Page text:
“Among young people, high school and college athletes, theres one death in about every 200,000 people [during exercise in general],” says Paul Thompson, MD, the director of cardiology at Hartford Hospital, in Connecticut. “For older people, theres about one death in every 15,000 people. If you look at really fit people, the death rate is even lower.”
In fact, other activities may be more dangerous than running a marathon. “More people die from lightning strikes while golfing,” says William Roberts, MD, a professor of family medicine and community health at the University of Minnesota, and the medical director of the Twin Cities Marathon. “And its probably safer to be running in these races than driving in a car if you think about the number of deaths from traffic accidents.”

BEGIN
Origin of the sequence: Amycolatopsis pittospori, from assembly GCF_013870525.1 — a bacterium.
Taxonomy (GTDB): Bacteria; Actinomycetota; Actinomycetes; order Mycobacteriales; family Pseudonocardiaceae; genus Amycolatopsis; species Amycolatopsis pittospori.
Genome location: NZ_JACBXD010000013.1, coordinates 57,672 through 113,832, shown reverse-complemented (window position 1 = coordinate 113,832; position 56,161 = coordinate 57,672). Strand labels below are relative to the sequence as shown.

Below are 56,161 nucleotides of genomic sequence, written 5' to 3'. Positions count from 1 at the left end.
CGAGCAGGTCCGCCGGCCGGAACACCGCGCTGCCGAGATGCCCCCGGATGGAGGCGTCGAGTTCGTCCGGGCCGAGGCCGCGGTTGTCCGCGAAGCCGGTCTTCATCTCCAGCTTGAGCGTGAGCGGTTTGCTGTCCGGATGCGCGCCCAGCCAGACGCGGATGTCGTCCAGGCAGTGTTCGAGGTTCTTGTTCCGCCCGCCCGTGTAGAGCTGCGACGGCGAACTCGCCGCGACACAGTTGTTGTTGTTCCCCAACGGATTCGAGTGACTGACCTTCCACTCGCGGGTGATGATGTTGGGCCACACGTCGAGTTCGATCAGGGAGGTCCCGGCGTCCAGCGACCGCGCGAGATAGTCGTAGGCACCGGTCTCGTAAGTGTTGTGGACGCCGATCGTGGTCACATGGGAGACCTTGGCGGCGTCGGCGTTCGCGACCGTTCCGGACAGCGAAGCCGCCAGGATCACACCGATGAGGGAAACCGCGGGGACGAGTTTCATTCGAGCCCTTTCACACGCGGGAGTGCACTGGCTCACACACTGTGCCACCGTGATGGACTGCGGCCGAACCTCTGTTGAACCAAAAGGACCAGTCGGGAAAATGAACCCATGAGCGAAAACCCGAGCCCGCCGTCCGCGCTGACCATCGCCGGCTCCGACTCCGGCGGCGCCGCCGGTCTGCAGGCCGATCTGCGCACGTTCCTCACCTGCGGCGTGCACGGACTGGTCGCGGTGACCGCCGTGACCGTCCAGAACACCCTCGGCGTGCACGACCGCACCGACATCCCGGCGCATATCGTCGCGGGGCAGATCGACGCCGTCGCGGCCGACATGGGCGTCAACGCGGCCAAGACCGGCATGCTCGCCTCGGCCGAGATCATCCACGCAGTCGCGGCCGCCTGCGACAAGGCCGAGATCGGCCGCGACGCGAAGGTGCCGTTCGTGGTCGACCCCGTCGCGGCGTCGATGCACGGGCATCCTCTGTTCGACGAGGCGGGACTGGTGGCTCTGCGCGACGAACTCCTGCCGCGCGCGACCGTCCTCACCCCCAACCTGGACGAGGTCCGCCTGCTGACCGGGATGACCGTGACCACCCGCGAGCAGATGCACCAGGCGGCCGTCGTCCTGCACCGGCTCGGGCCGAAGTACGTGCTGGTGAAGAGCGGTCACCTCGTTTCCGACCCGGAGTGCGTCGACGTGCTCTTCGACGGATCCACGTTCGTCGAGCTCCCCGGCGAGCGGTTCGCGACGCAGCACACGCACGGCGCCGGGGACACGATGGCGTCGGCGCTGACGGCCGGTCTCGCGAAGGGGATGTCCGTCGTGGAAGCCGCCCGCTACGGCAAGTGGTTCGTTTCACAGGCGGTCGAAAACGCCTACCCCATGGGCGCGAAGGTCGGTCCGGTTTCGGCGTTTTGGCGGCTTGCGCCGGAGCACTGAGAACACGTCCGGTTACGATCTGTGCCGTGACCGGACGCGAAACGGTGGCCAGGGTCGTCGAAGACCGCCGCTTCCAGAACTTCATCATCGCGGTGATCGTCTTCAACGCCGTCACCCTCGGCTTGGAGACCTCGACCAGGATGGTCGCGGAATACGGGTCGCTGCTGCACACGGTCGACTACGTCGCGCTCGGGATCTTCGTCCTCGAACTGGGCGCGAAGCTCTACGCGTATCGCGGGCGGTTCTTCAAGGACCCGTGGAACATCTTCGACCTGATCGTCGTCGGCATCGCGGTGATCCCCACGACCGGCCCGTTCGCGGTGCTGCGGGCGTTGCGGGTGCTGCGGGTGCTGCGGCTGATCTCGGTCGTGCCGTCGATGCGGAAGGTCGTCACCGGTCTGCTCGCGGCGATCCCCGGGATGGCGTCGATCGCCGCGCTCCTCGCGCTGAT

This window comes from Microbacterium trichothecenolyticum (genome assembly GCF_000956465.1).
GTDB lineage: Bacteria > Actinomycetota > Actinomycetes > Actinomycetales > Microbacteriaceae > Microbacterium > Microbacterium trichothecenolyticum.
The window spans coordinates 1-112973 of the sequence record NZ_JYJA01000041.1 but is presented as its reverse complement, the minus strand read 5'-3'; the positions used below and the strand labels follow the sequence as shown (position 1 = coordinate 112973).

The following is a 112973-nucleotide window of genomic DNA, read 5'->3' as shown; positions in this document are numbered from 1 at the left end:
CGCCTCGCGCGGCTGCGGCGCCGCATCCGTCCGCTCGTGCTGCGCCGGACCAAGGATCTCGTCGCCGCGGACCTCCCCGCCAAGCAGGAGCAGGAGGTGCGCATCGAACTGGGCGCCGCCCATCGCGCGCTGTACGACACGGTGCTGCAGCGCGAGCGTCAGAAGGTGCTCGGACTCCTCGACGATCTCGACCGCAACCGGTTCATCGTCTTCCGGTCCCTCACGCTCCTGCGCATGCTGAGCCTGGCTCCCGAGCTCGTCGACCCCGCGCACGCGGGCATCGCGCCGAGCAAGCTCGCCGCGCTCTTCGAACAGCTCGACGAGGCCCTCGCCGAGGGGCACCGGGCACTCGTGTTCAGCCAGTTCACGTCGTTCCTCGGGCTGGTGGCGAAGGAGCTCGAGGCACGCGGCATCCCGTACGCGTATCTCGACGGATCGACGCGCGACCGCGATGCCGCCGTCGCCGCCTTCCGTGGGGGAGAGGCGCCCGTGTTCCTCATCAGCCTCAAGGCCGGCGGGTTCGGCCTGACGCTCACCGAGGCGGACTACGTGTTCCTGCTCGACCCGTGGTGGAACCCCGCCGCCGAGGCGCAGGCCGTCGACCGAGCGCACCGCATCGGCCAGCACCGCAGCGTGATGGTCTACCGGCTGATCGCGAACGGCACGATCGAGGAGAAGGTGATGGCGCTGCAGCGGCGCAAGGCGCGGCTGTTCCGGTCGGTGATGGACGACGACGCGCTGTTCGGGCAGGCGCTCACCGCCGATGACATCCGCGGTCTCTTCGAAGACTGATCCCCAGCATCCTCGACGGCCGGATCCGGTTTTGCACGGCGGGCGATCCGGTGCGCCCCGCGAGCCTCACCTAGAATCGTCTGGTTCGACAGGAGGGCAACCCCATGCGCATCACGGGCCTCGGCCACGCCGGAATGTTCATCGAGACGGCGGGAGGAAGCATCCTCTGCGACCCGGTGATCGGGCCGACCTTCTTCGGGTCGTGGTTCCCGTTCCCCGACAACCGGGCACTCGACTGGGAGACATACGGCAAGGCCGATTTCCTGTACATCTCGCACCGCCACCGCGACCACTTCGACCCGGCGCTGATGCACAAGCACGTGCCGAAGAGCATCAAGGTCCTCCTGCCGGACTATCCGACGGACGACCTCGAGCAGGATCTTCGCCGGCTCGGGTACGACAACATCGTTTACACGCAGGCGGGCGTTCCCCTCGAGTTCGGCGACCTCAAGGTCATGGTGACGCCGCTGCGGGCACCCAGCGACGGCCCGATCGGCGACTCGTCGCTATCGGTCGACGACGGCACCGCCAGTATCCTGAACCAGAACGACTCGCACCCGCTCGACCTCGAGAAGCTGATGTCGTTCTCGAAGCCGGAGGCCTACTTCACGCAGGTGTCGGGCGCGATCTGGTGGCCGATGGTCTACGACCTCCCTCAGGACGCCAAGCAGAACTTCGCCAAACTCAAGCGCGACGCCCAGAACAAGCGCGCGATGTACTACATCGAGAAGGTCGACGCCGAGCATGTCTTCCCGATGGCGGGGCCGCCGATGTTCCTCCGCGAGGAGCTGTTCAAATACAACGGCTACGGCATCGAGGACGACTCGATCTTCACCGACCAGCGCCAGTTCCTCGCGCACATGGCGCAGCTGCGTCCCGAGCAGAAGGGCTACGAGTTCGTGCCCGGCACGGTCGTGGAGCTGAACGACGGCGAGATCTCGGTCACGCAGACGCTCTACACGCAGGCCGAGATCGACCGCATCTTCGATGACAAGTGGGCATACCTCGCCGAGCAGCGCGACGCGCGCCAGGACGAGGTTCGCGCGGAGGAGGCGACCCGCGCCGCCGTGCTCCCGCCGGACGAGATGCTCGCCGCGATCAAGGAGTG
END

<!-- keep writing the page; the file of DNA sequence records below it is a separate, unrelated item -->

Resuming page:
The three men who died in Sunday's race were believed to be in excellent health and to have trained for the race, according to news reports. They were 26, 36, and 65 years of age. Two collapsed at roughly the half-marathon mark, or around 11 to 12 miles; the third had just crossed the half-marathon finish line. Autopsies have been scheduled to determine the causes of death, but officials suspect all three died from cardiac arrest.
Two other races have been in the news this month after runners died: Two people died at the end of the Rock 'n' Roll Half Marathon in San Jose, Calif., and one person died at the Baltimore Marathon.
“When these things happen, they get our attention,” says Dr. Thompson. “Even if youre in good shape, its no guarantee.”